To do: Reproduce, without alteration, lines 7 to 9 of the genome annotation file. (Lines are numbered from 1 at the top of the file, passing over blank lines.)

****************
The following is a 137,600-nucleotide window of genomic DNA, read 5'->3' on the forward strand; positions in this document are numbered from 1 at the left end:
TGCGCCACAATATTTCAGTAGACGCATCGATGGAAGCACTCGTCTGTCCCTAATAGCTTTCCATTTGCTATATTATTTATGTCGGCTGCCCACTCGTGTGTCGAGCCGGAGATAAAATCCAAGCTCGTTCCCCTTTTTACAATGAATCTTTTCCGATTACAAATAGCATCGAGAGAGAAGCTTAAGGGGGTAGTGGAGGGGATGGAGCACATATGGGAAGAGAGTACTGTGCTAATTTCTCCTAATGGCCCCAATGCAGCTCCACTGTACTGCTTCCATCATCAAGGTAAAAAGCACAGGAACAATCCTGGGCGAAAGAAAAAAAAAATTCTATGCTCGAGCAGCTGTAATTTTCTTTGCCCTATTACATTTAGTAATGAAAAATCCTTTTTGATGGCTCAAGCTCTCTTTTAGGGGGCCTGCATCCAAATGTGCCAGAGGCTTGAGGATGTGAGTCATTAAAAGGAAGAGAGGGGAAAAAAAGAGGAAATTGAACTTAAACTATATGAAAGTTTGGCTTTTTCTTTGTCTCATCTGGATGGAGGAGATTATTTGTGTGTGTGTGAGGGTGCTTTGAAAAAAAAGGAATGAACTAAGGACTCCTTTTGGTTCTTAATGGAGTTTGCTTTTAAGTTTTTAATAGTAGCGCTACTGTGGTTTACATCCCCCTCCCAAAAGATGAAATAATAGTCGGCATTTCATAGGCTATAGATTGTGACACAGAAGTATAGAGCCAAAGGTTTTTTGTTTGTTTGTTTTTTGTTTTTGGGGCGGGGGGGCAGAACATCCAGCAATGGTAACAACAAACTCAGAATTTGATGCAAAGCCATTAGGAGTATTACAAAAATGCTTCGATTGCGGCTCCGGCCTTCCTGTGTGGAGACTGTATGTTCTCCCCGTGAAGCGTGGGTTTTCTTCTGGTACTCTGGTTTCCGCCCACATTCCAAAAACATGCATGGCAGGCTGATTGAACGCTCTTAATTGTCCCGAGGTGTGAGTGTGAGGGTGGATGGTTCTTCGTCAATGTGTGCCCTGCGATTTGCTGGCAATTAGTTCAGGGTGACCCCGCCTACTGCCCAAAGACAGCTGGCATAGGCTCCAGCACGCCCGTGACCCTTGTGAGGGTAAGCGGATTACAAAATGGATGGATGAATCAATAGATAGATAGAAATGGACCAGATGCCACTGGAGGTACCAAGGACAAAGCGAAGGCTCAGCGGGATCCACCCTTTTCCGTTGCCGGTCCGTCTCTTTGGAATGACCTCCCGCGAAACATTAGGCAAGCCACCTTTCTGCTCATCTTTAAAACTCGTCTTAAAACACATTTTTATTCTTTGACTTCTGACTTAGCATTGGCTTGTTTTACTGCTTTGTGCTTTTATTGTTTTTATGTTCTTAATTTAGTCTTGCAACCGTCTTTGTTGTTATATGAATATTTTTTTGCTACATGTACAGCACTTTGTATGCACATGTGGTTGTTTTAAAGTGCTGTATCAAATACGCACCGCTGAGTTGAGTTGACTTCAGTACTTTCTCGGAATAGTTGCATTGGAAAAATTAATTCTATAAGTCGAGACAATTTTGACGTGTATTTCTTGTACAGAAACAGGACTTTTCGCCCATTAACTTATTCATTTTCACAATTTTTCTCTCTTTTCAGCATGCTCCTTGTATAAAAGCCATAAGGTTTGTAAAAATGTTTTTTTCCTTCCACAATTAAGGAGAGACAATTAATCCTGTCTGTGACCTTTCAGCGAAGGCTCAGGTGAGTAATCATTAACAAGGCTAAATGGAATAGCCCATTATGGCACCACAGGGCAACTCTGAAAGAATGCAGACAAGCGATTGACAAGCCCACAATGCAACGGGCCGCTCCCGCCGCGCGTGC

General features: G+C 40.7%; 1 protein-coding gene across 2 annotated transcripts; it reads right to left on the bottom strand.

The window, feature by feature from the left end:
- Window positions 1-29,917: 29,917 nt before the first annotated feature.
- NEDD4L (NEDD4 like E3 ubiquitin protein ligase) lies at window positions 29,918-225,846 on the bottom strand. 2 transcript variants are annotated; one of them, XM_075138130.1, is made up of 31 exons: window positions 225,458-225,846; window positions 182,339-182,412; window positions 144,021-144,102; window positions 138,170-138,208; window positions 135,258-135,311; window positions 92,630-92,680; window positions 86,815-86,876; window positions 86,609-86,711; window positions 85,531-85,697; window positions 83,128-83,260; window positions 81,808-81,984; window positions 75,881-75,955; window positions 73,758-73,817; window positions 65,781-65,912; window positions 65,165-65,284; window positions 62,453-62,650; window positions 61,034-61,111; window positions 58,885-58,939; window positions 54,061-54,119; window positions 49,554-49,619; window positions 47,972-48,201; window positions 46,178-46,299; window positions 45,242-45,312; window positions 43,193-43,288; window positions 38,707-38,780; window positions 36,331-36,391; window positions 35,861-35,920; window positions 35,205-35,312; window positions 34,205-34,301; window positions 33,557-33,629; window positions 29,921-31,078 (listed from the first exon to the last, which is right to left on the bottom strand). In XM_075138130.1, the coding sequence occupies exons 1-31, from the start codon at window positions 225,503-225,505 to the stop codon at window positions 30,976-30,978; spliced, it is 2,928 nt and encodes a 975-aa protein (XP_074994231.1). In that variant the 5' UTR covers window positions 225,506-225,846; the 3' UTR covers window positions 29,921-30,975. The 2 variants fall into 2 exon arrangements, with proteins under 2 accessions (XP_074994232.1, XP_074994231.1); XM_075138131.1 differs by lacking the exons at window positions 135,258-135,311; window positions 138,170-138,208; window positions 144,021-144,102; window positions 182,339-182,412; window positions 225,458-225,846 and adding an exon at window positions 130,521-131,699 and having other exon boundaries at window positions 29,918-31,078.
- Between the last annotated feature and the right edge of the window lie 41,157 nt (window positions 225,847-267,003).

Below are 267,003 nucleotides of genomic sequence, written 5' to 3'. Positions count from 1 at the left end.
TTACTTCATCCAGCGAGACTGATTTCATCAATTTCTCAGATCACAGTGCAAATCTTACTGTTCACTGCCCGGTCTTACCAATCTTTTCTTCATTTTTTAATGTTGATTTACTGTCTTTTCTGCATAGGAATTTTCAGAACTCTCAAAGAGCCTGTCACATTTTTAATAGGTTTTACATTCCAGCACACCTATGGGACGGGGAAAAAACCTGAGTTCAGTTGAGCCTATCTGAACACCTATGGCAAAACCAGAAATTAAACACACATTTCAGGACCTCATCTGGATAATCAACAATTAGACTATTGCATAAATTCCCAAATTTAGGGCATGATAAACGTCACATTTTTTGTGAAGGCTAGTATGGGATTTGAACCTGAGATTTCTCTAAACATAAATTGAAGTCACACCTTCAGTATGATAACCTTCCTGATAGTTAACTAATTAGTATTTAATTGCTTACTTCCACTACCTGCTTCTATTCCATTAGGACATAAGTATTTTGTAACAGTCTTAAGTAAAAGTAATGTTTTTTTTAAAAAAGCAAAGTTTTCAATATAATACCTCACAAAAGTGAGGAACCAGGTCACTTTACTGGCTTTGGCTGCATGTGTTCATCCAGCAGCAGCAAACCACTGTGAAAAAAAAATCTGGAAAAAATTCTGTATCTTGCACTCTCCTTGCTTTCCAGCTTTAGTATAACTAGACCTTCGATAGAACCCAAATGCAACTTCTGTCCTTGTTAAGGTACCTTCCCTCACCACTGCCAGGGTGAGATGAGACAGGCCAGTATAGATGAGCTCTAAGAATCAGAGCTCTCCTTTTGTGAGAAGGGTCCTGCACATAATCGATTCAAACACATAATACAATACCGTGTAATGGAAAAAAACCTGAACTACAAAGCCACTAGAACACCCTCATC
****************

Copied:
- Between the last annotated feature and the right edge of the window lie 41,157 nt (window positions 225,847-267,003).

Below are 267,003 nucleotides of genomic sequence, written 5' to 3'. Positions count from 1 at the left end.
TTACTTCATCCAGCGAGACTGATTTCATCAATTTCTCAGATCACAGTGCAAATCTTACTGTTCACTGCCCGGTCTTACCAATCTTTTCTTCATTTTTTAATGTTGATTTACTGTCTTTTCTGCATAGGAATTTTCAGAACTCTCAAAGAGCCTGTCACATTTTTAATAGGTTTTACATTCCAGCACACCTATGGGACGGGGAAAAAACCTGAGTTCAGTTGAGCCTATCTGAACACCTATGGCAAAACCAGAAATTAAACACACATTTCAGGACCTCATCTGGATAATCAACAATTAGACTATTGCATAAATTCCCAAATTTAGGGCATGATAAACGTCACATTTTTTGTGAAGGCTAGTATGGGATTTGAACCTGAGATTTCTCTAAACATAAATTGAAGTCACACCTTCAGTATGATAACCTTCCTGATAGTTAACTAATTAGTATTTAATTGCTTACTTCCACTACCTGCTTCTATTCCATTAGGACATAAGTATTTTGTAACAGTCTTAAGTAAAAGTAATGTTTTTTTTAAAAAAGCAAAGTTTTCAATATAATACCTCACAAAAGTGAGGAACCAGGTCACTTTACTGGCTTTGGCTGCATGTGTTCATCCAGCAGCAGCAAACCACTGTGAAAAAAAAATCTGGAAAAAATTCTGTATCTTGCACTCTCCTTGCTTTCCAGCTTTAGTATAACTAGACCTTCGATAGAACCCAAATGCAACTTCTGTCCTTGTTAAGGTACCTTCCCTCACCACTGCCAGGGTGAGATGAGACAGGCCAGTATAGATGAGCTCTAAGAATCAGAGCTCTCCTTTTGTGAGAAGGGTCCTGCACATAATCGATTCAAACACATAATACAATACCGTGTAATGGAAAAAAACCTGAACTACAAAGCCACTAGAACACCCTCATC